Here are some of the reasons we believe Kiko's and Kiko crosses make the best meat goats. We compare Kiko Goats with Boer Goats.  The video below gives a great overview of the the Kiko Advantages.

Some of our Personal Experiences

The attached charts show what we have experienced personally with our Kiko's.  They have proven to be very hardy, good breeders, great mothers, and require no special care.  We have no shelters for our goats and they get along just fine.  A few years ago we had 22 kids born one night in the rain and 35 degree weather.  ALL 22 SURVIVED.

The survival rate for our Kiko kids is great.  We rarely have a problem and when we do it is often caused by us, not the goats.  It is exciting to see the survival instincts of these babies.  They are usually up and nursing in about  10 minutes.  Sometimes, they will be trying to nurse before they have stood up for the first time.

We usually wean at 90 to 100 days and we don't normally lose any kids at weaning time.  Our ratio of live births to weaning is almost 100%.

We took this picture just before we loaded up some of this group to send off to a new goat rancher.
Litter Weaning Size by Doe Breed
I think this is the most dramatic chart of all.  It clearly shows the hardiness of the Kikos.  Compared to the Boers the Kikos weaned almost twice as many kids at weaning age than the Boers. 
The Kikos weaned about 1.6 kids per doe exposed to a buck compared to less than one kid per doe exposed for the Boers.  Even if you don't consider any other factors, since we are in the business of making money, just look at how many more kids you have to sell with the Kikos.
Postpartum Internal Parasite Load
The chart below indicates the superior traits in the resistance to internal parasites(primarily the barber pole worm) of the Kiko breed.  This is especially true for those of us who raise goats in the hot humid southeastern United States.  This study is of recently kidded does, but we have found it is true for all age groups.  While no goat is completely free of worms, the Kikos have more resistance to the worms and an ability to carry a larger worm load and remain healthy.
Five Year Doe Retention Rate
The chart below shows another significant difference between the Kikos and the Boers.  The Kikos have a greatly superior productive lifespan compared to the Boers.  The Kikos retention rate is nearly 60% compared to about 15% for the Boers.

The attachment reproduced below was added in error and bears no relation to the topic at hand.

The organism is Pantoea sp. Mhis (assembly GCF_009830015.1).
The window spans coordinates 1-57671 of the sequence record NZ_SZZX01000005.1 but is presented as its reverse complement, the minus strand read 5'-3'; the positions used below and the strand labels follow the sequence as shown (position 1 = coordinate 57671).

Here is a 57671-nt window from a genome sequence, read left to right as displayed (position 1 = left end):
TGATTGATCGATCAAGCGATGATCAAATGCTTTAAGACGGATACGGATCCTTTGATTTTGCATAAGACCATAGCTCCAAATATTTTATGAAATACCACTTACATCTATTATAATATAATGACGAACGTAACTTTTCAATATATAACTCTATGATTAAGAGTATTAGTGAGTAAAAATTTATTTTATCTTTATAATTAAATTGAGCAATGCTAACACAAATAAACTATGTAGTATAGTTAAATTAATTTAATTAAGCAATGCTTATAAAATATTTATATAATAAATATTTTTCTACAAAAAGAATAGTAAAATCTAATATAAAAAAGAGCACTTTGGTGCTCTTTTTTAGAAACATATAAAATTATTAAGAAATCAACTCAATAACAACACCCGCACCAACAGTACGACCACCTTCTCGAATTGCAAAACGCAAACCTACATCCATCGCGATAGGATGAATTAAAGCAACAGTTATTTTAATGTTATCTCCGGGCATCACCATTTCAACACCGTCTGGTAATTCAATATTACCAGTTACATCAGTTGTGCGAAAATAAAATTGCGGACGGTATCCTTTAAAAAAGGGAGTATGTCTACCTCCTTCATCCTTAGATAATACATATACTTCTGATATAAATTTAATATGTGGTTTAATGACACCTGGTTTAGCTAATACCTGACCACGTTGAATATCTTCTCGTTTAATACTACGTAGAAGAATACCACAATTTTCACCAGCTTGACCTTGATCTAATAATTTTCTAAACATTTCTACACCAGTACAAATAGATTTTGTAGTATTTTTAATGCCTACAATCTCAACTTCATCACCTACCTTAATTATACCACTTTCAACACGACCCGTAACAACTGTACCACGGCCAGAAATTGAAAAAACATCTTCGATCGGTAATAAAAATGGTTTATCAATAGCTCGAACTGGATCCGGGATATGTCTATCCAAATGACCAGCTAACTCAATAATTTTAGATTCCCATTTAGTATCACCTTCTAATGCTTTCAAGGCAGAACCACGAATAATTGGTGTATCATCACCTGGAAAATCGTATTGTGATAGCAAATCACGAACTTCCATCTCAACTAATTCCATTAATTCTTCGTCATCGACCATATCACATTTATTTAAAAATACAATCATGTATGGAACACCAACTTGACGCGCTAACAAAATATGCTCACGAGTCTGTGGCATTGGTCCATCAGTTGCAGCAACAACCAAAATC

Two of our Very Pretty Young Does

These charts show the results of a 5 year study by Richard Browning PHD, conducted at Tennessee State University of the Kiko, Boer, and Spanish breeds on the campus  of Tennessee State University.

The first chart shows both the kidding rate per doe exposed and the kid weaning rate to be much higher in the Kikos and the Spanish goats than the Boers.  Essentially, this means that if you had 100 Boer does exposed to a buck, only about 60 would get a kid to market, but about 84 of the Kikos and Spanish does would get a kid to market. This is  due largely to the higher attrition rate of the Boers.
This chart shows, while the litter size of the three breeds are similar in size, the Boers have a much higher kid attrition rate.  This is generally attributed to the better mothering ability of both the Kikos and Spanish does.  This leads to many more kids to market for the Kikos and Spanish goats.

This chart shows while the birth weight of all the breeds are similar, the total weaning weight per dam is significantly higher for the Kiko does.  This means that since kids are generally sold by the pound the revenue would be greater for the Kikos than the others.  This is also mainly because of the lower attrition rate of the Kikos.

Live Pre-Harvest Weight

On the chart below, the browns indicate Boers and crosses with Kiko and Spanish, the blue, Kikos and crosses with Boers, and Spanish and the black, Spanish and crosses with Boers and Kikos.   Note the dramatic results of crossing the Kikos with either the Boer or Spanish Goats.

This chart also shows the Kiko Advantage of about 8 pounds more weight per kid at harvest.  More money for the goat rancher at no extra cost.


These studies were also compiled by Tennessee State University.  The three charts below indicate the Kiko doe proficiency.  The charts indicate that the litter weight per doe is highest for the Kiko and the retention rate for Kiko does is highest.  The last chart also indicates that the Kikos outperform the Boers in the humid southeastern states.

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